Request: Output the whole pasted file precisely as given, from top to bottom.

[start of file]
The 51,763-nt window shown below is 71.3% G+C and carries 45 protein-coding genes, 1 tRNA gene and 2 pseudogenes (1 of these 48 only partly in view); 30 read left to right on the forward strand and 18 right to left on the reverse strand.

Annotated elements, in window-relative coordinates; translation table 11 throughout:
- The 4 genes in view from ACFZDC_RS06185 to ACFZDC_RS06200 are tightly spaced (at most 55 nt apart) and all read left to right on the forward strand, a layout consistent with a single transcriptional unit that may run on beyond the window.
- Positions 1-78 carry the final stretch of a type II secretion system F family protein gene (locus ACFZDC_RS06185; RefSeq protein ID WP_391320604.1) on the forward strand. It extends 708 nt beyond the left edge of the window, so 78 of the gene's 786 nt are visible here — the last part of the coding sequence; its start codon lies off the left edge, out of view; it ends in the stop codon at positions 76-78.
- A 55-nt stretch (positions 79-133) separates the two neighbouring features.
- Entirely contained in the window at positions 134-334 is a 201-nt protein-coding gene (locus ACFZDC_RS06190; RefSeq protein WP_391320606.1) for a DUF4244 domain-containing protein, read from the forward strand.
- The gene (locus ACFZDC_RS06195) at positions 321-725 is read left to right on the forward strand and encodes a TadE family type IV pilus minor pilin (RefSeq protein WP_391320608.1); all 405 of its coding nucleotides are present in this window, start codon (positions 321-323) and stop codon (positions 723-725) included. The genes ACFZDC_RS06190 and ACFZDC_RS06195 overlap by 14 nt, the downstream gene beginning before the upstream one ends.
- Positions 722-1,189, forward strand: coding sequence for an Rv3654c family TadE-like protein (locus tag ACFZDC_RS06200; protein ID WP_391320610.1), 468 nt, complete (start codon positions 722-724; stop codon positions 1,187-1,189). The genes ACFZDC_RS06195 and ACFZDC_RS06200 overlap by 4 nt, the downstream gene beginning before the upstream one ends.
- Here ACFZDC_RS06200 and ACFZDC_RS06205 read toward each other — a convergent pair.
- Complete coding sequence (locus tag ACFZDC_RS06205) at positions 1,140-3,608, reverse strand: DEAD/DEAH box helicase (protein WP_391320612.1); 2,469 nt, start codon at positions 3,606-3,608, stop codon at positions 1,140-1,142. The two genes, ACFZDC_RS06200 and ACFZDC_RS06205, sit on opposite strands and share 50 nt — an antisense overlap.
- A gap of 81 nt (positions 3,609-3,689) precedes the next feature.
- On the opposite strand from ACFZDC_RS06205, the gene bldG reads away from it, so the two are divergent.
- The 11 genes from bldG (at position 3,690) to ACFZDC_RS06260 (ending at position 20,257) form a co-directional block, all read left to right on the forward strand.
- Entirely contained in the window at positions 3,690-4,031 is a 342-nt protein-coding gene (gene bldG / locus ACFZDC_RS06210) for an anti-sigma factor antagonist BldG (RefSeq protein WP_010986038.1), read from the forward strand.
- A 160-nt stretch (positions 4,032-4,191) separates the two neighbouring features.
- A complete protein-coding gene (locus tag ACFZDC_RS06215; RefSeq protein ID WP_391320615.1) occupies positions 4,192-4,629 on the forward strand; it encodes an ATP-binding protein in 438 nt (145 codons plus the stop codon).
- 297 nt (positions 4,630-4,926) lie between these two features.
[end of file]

The 51,763-nt window shown below is 71.3% G+C and carries 45 protein-coding genes, 1 tRNA gene and 2 pseudogenes (1 of these 48 only partly in view); 30 read left to right on the forward strand and 18 right to left on the reverse strand.

Annotated elements, in window-relative coordinates; translation table 11 throughout:
- The 4 genes in view from ACFZDC_RS06185 to ACFZDC_RS06200 are tightly spaced (at most 55 nt apart) and all read left to right on the forward strand, a layout consistent with a single transcriptional unit that may run on beyond the window.
- Positions 1-78 carry the final stretch of a type II secretion system F family protein gene (locus ACFZDC_RS06185; RefSeq protein ID WP_391320604.1) on the forward strand. It extends 708 nt beyond the left edge of the window, so 78 of the gene's 786 nt are visible here — the last part of the coding sequence; its start codon lies off the left edge, out of view; it ends in the stop codon at positions 76-78.
- A 55-nt stretch (positions 79-133) separates the two neighbouring features.
- Entirely contained in the window at positions 134-334 is a 201-nt protein-coding gene (locus ACFZDC_RS06190; RefSeq protein WP_391320606.1) for a DUF4244 domain-containing protein, read from the forward strand.
- The gene (locus ACFZDC_RS06195) at positions 321-725 is read left to right on the forward strand and encodes a TadE family type IV pilus minor pilin (RefSeq protein WP_391320608.1); all 405 of its coding nucleotides are present in this window, start codon (positions 321-323) and stop codon (positions 723-725) included. The genes ACFZDC_RS06190 and ACFZDC_RS06195 overlap by 14 nt, the downstream gene beginning before the upstream one ends.
- Positions 722-1,189, forward strand: coding sequence for an Rv3654c family TadE-like protein (locus tag ACFZDC_RS06200; protein ID WP_391320610.1), 468 nt, complete (start codon positions 722-724; stop codon positions 1,187-1,189). The genes ACFZDC_RS06195 and ACFZDC_RS06200 overlap by 4 nt, the downstream gene beginning before the upstream one ends.
- Here ACFZDC_RS06200 and ACFZDC_RS06205 read toward each other — a convergent pair.
- Complete coding sequence (locus tag ACFZDC_RS06205) at positions 1,140-3,608, reverse strand: DEAD/DEAH box helicase (protein WP_391320612.1); 2,469 nt, start codon at positions 3,606-3,608, stop codon at positions 1,140-1,142. The two genes, ACFZDC_RS06200 and ACFZDC_RS06205, sit on opposite strands and share 50 nt — an antisense overlap.
- A gap of 81 nt (positions 3,609-3,689) precedes the next feature.
- On the opposite strand from ACFZDC_RS06205, the gene bldG reads away from it, so the two are divergent.
- The 11 genes from bldG (at position 3,690) to ACFZDC_RS06260 (ending at position 20,257) form a co-directional block, all read left to right on the forward strand.
- Entirely contained in the window at positions 3,690-4,031 is a 342-nt protein-coding gene (gene bldG / locus ACFZDC_RS06210) for an anti-sigma factor antagonist BldG (RefSeq protein WP_010986038.1), read from the forward strand.
- A 160-nt stretch (positions 4,032-4,191) separates the two neighbouring features.
- A complete protein-coding gene (locus tag ACFZDC_RS06215; RefSeq protein ID WP_391320615.1) occupies positions 4,192-4,629 on the forward strand; it encodes an ATP-binding protein in 438 nt (145 codons plus the stop codon).
- 297 nt (positions 4,630-4,926) lie between these two features.